1. i'm speaking with shelly schaefer on voting and the civic reintegration of former prisoners this tuesday as part of the sociology department workshop series. this one was bumped last semester for a really impressive roster of job candidates. the workshops are held in 1109 social sciences from 4-5:15 and all are welcome.
2. those interested in racial disparities in punishment and felon voting research might be more interested in silenced voices: the constitutionality and legality of felon disenfranchisement provisions on saturday, january 28 at the university of minnesota law school. law school professor carl warren is organizing the conference as part of the national civil rights moot court competition, which this year will examine johnson v. bush. all are welcome and attendance is free. attorneys can even get continuing legal education credit* if they contact the organizers in advance.
this should be really good -- i know i'll learn a lot. marc mauer of the sentencing project and race to incarcerate will be speaking on racial disparities. i'm especially eager to meet rep. keith ellison, who has introduced legislation to reenfranchise probationers and parolees. other speakers include catherine weiss of the brennan center, art eisenberg of the nyclu, and gary dickey, counsel and advisor to iowa governor tom vilsack. i'll be doing an overview in the morning session, which will overlap with my department talk. events will be held at the minnesota law school from 9-3, but i don't have the specific rooms yet. here's the tentative schedule:
9:00 a.m. to 9:10 a.m.
Welcome and brief description of the facts and procedural posture of Johnson v. Governor of State of Florida, 405 F. 3d 1214 (11th Cir. 2005).
9:10 a.m. to 9:50 a.m.
Overview: Felon Disenfranchisement and Democracy. Prof. Christopher Uggen, Associate Chair, University of Minnesota, Department of Sociology.
9:50 a.m. to Noon. Silenced Voices
Panelists will examine the legal, constitutional, societal and policy-making implications of felon disenfranchisement provisions; measures that have been taken to address them, e.g. executive orders, legislation; and litigation that has challenged them, e.g. Johnson v. Governor of State of Florida; Muntaqim v. Coombe, 366 F. 3d 102 (2nd Cir. 2004) and Farrakhan v. Washington, 338 F. 3d 1009 (9th Cir. 2003). The panel will consist of:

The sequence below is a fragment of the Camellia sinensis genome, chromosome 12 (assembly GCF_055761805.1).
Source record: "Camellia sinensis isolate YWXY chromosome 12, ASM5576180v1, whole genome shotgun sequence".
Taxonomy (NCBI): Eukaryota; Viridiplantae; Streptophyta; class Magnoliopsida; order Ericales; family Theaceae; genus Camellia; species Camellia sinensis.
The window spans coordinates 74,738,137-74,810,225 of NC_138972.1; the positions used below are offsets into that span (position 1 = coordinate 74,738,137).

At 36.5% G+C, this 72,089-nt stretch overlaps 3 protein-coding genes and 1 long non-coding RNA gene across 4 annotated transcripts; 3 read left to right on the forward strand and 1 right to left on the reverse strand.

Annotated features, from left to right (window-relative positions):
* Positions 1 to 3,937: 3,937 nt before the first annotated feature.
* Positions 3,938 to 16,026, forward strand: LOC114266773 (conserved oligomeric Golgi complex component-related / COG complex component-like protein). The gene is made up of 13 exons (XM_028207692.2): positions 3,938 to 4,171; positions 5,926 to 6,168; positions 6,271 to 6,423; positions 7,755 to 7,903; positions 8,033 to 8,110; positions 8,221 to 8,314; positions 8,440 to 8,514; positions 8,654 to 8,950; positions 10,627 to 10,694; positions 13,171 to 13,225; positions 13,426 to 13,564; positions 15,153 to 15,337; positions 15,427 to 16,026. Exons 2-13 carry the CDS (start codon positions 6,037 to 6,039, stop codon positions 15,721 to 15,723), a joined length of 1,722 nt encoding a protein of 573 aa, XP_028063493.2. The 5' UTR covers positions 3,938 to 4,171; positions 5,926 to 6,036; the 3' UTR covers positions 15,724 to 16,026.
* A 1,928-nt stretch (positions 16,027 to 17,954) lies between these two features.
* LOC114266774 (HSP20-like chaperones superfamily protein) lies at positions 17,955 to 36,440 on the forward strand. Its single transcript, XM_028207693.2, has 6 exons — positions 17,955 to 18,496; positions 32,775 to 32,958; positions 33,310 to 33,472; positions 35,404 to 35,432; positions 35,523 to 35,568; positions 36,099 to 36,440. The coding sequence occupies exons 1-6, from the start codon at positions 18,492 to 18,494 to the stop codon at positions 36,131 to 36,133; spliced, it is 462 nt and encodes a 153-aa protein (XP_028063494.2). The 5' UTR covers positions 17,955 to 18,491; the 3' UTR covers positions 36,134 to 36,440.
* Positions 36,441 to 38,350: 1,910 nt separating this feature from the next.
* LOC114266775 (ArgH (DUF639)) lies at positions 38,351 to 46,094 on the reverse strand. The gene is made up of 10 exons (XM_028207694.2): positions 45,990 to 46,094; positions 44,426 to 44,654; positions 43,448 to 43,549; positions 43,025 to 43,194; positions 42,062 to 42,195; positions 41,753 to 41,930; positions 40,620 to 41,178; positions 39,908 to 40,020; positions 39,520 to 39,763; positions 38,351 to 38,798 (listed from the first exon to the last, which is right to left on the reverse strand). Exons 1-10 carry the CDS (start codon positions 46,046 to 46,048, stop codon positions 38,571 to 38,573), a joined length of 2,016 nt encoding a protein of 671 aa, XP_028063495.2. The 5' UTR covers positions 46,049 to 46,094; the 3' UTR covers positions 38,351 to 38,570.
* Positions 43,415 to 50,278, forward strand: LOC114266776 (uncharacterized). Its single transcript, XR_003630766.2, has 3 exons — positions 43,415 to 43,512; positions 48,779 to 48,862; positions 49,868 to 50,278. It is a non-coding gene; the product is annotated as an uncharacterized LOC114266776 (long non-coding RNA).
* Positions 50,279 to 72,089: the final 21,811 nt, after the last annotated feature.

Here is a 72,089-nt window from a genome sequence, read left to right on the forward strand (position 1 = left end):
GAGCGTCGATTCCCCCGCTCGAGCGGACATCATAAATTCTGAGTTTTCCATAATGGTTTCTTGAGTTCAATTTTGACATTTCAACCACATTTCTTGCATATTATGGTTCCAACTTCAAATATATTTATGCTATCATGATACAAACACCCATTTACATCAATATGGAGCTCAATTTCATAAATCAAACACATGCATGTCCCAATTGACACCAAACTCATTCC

- Catherine Weiss, Associate Counsel, Brennan Center for Justice at NYU School of Law. The Brennan Center represents the plaintiffÂs class in the Johnson v. Governor of State of Florida;
- Art Eisenberg Litigation Director of the New York Civil Liberties Union. The NYCLU submitted an Amicus brief in support of the PlaintiffÂs position in Muntaqim v. Coombe;
- Rep. Keith Ellison of the Minnesota House of Representatives. The author of legislation to restore the voting rights of people who have been convicted of felonies and who are on probation or parole;
- Gary Dickey, Jr., General Counsel and Policy Advisor to Governor Tom Vilsack of Iowa who by executive order restored the voting rights of ex-felons in Iowa;
- Marc Mauer, Executive Director, Sentencing Project, Washington DC; and
- Clinical Prof. Carl M. Warren, faculty advisor to the University of Minnesota Law SchoolÂs Wm. E. McGee National Civil Rights Moot Court Competition, will moderate the panel.
Noon to 1:00 p.m.
1:00 p.m. to 1:45 p.m.
Catherine Weiss , Esq. will discuss the standards and appropriate legal analysis of the 14th Amendment and Voting Rights Act issues in Johnson v. Governor of State of Florida.
1:45 p.m. to 2:45 p.m.
Marc Mauer author of Race To Incarcerate and Invisible Punishment will examine the staggering racial disparity in incarceration.
*5.6 hours of continuing legal education and judicial education credits (4.6 hours regular credit and 1.0 hours of Elimination of Bias credit) are available.